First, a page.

Architecture should serve real people

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Architecture should serve real people
Architect Otto Frei’s Olympic Stadium in Munich sits under a mesh-like canopy.
Architecture should serve real people
Architect Otto Frei’s Olympic Stadium in Munich sits under a mesh-like canopy.

The Pritzker Architecture Prize, undoubtedly the most prestigious architecture award in the world, is having its ceremony in Miami this week. This year, the Pritzker Prize jury awarded the honor to Frei Otto, a German architect known for his tensile and membrane structures, most notably those he designed for the 1972 Summer Olympics in Munich.

The prize described his work as “lightweight, open to nature and natural light, non-hierarchical, democratic, low-cost, energy-efficient, and sometimes designed to be temporary.”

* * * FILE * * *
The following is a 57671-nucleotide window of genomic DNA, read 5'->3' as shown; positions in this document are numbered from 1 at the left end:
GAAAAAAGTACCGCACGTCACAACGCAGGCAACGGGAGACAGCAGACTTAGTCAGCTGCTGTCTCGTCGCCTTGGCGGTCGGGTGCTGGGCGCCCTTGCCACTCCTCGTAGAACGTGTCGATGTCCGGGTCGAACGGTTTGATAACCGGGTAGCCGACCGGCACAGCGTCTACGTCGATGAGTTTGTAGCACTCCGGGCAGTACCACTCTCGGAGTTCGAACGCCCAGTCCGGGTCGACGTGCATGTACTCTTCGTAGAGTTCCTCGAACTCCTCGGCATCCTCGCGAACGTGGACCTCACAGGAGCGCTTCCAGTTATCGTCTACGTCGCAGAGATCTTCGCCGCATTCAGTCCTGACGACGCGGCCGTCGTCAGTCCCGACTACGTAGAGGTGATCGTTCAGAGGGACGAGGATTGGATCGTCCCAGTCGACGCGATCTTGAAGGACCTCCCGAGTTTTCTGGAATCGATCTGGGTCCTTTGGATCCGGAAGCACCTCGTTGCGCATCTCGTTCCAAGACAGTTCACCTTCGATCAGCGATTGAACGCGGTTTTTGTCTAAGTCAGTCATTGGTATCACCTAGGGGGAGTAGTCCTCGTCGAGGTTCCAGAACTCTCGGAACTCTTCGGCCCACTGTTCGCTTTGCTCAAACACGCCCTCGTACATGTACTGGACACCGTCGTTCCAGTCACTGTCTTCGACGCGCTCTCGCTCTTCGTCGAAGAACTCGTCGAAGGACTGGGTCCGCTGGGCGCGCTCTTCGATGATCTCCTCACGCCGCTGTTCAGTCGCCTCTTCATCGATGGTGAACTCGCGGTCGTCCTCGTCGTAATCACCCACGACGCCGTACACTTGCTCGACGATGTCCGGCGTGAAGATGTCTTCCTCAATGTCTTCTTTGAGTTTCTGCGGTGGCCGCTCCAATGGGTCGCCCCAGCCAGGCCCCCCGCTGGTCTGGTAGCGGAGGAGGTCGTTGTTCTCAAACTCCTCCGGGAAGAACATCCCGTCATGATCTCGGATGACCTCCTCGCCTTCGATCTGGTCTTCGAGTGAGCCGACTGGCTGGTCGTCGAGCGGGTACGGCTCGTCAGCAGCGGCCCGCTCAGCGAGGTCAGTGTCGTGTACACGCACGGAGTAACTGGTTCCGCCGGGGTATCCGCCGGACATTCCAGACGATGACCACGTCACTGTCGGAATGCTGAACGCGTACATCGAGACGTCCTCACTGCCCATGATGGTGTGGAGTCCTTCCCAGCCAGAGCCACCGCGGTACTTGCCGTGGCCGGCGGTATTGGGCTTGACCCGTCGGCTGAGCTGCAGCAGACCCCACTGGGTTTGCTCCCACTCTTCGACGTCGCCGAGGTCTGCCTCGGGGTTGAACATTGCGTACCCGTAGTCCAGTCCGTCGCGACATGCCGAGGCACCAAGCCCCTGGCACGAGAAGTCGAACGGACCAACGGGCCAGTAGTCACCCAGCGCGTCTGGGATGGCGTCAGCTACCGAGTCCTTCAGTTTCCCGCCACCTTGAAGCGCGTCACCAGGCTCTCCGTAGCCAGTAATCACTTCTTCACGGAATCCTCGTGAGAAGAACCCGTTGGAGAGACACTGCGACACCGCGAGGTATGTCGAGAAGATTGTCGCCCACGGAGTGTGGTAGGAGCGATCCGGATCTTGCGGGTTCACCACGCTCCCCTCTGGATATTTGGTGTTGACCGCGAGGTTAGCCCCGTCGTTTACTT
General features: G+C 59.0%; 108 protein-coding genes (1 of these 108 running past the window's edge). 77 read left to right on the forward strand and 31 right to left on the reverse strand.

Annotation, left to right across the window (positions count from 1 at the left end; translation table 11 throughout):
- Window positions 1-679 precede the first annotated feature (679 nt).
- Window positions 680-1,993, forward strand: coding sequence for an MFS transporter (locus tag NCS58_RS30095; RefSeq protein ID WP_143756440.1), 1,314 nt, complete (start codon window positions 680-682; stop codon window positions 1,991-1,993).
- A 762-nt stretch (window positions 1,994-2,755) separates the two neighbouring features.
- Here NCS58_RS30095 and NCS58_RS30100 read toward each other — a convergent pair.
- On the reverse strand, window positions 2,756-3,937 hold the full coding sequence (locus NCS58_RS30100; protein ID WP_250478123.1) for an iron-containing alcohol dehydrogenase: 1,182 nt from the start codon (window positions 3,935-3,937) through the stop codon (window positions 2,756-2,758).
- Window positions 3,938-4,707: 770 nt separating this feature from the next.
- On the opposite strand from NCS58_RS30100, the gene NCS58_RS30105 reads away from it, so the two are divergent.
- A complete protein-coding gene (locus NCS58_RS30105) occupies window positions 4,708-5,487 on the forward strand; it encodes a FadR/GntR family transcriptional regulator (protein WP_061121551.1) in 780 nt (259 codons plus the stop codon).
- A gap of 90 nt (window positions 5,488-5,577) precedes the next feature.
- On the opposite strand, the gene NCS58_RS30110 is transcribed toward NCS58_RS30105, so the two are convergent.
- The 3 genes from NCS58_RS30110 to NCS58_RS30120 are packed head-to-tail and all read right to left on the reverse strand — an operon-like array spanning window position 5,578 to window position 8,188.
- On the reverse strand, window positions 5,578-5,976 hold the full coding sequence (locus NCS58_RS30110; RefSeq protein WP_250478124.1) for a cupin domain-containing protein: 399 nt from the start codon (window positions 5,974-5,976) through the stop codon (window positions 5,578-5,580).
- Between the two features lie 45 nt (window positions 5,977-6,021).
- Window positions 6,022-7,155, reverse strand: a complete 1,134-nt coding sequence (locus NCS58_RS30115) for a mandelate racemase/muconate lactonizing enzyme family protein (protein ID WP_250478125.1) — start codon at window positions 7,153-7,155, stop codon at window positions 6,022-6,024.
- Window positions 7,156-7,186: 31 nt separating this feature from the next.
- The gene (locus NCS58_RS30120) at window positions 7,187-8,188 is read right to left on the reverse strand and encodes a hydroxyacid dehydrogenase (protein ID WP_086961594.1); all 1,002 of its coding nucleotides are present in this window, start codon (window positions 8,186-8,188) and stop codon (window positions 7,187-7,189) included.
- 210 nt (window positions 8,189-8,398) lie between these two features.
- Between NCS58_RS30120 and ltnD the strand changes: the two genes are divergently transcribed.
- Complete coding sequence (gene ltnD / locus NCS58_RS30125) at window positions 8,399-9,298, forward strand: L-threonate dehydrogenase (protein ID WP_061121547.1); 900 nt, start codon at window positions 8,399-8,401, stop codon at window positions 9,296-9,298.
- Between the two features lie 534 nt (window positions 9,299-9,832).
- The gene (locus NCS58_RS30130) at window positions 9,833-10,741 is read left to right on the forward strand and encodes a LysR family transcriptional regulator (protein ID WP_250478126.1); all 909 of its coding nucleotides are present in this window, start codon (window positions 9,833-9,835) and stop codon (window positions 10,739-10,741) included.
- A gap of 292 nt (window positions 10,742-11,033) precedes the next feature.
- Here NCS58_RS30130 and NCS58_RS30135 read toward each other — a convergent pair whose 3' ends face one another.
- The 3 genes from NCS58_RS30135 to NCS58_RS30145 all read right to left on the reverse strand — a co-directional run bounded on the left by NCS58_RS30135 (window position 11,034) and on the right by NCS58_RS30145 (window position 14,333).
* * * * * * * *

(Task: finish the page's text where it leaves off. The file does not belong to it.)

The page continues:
While his name will be recognized by few outside the architecture community, it is easy to look at his body of work and see the role he played in shaping modern architecture. His works were grand and intimate, feather-light and impossibly strong, utilitarian and inspiring.

While Otto’s structures were exceptional in their own right, his greatest achievement was creating architecture for the masses. His most important works were enormously public and welcoming, created for the many rather than the few. It is extraordinarily fitting that the prize should be awarded to Otto in Miami, for our city desperately needs more people who think like him. []

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